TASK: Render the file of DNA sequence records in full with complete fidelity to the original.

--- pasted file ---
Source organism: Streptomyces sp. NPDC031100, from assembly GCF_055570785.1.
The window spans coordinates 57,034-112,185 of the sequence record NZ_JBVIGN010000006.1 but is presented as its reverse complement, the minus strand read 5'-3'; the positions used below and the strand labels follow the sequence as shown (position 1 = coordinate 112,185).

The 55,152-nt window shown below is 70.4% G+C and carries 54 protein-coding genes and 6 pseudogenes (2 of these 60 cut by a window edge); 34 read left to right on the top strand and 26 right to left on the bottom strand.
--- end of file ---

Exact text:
Source organism: Streptomyces sp. NPDC031100, from assembly GCF_055570785.1.
The window spans coordinates 57,034-112,185 of the sequence record NZ_JBVIGN010000006.1 but is presented as its reverse complement, the minus strand read 5'-3'; the positions used below and the strand labels follow the sequence as shown (position 1 = coordinate 112,185).

The 55,152-nt window shown below is 70.4% G+C and carries 54 protein-coding genes and 6 pseudogenes (2 of these 60 cut by a window edge); 34 read left to right on the top strand and 26 right to left on the bottom strand.